Unlike some of the participants in the public debate, psychiatrists did not view sex offenders as animals, emphasizing that they were human, after all.

"The length and severity of their internment should be decided through reasonable legal norms, reasonable for the public as well as for those who are affected. They’re human, too," wrote Karl Andersen, director at Reitgjerdet asylum in 1929.

“Psychiatrists didn’t treat sex offenders differently from other patients. They would take care of the people no matter what they had done,” says Myhre.

Relevant today

Even today, criminals are at times portrayed more like animals than human beings. A Norwegian article in VG reports that staff in the prison where terrorist Anders Behring Breivik is serving his sentence "react to the fact that Breivik – more than three years after the mass killings he perpetrated on 22 July 2011 - still gives no hint of ‘humanization’ in the form of showing remorse."

In the wake of a case where three men were recently acquitted of rape in Norway’s Borgarting Court of Appeal, what characterizes a rapist has been hotly debated.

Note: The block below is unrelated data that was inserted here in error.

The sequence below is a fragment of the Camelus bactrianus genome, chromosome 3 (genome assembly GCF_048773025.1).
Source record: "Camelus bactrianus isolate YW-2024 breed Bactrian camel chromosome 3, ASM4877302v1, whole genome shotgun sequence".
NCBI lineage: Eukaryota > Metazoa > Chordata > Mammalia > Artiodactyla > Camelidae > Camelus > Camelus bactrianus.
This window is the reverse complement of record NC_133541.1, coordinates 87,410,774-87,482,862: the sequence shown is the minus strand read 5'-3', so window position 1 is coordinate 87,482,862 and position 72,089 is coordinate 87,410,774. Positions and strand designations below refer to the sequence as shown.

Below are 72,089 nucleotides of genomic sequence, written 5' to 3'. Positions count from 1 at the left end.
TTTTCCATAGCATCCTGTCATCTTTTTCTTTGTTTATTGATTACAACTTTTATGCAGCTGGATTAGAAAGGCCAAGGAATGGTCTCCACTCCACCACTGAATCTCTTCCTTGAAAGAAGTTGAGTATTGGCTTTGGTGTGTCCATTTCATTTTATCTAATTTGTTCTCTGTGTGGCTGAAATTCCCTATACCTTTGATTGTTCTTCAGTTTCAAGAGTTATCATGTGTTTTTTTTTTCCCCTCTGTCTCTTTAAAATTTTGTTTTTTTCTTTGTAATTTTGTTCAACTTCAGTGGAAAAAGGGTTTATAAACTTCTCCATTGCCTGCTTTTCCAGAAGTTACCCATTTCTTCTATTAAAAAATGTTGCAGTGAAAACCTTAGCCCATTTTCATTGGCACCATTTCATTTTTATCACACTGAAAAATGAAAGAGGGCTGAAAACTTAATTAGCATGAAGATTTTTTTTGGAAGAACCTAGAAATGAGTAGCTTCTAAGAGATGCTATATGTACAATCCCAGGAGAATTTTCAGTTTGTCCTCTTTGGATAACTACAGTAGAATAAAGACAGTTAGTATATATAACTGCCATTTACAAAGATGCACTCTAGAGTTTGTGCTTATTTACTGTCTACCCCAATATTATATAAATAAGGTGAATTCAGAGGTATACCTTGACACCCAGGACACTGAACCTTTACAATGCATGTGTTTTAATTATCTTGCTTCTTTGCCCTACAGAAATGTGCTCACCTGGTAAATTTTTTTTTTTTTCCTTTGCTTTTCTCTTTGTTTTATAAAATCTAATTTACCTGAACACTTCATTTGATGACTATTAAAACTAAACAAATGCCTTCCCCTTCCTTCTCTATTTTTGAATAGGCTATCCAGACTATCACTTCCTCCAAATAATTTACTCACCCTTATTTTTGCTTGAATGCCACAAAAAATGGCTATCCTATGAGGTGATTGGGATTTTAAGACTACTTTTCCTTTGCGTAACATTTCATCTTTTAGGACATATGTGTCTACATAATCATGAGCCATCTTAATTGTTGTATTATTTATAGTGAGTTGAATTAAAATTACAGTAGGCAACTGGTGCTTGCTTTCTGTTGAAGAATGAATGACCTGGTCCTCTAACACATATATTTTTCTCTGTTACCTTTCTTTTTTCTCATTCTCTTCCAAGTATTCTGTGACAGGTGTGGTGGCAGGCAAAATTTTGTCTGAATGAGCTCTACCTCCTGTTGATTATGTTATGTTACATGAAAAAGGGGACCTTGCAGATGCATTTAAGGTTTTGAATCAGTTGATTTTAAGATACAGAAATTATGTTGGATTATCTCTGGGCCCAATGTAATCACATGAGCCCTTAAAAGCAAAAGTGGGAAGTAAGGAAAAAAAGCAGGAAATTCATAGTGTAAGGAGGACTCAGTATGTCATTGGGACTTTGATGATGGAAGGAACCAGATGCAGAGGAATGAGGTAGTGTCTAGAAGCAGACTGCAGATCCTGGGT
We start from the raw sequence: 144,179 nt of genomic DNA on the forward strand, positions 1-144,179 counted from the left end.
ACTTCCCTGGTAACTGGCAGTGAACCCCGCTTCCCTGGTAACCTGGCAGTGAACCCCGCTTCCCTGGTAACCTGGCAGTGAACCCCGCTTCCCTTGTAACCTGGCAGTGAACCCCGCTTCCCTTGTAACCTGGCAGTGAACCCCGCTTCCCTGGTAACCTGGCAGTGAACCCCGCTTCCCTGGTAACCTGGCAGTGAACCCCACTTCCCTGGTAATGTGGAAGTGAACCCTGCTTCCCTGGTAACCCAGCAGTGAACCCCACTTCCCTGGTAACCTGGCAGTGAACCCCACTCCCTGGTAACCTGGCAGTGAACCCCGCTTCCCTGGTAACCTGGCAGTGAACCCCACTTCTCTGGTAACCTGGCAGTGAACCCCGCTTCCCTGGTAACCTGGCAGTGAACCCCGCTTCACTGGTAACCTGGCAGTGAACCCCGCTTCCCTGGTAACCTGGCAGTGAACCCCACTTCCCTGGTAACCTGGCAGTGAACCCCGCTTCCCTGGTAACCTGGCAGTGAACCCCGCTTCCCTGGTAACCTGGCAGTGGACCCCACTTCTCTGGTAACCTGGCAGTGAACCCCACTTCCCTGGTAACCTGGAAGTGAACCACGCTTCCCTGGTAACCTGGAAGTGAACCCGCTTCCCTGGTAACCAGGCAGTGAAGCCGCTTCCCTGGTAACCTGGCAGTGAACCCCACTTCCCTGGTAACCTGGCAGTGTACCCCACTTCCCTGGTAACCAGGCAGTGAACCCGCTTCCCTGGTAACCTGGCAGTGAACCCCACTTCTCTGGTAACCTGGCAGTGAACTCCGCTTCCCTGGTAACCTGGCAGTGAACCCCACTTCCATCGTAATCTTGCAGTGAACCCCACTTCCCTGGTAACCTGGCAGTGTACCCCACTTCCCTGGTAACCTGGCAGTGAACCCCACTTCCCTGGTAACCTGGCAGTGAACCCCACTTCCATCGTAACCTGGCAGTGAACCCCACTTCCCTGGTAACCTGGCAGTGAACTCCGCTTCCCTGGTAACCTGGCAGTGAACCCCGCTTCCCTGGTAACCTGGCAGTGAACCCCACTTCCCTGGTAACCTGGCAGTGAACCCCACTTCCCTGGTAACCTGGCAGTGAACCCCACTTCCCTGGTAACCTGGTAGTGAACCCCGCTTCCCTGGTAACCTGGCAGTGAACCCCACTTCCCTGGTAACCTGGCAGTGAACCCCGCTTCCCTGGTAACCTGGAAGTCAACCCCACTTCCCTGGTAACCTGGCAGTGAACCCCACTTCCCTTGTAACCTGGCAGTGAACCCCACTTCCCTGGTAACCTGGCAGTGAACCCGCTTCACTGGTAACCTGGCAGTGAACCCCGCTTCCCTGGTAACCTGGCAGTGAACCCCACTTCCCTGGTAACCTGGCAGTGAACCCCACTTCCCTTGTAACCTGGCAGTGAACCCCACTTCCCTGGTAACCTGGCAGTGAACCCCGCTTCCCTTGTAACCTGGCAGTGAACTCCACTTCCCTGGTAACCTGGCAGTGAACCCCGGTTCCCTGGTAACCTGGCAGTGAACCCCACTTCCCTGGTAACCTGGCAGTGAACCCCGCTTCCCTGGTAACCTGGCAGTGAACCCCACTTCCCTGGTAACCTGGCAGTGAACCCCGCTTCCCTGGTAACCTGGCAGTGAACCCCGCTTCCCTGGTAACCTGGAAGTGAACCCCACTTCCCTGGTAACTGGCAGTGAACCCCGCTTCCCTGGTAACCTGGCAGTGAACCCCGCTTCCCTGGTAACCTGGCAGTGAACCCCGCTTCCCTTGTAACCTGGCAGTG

Bjørnholt thinks Myhre's research is relevant to talking about how we connect character and actions even today.

“A big discussion is going on as to whether rape can be compatible with being a good man,” she says.

The researcher points to a Swedish study suggesting that young people see the typical rapist as sick, as someone who had problems in childhood, like a "father who beats him or a mother who drinks."

This view makes it harder to believe that rapists can also apparently be good guys, and easier to excuse them by believing that the girl actually went along with the rape. Perhaps the reverse is also true, that we cast a harder moral judgment on their actions if they live a "bad" life otherwise?


Read the Norwegian version of this article at forskning.no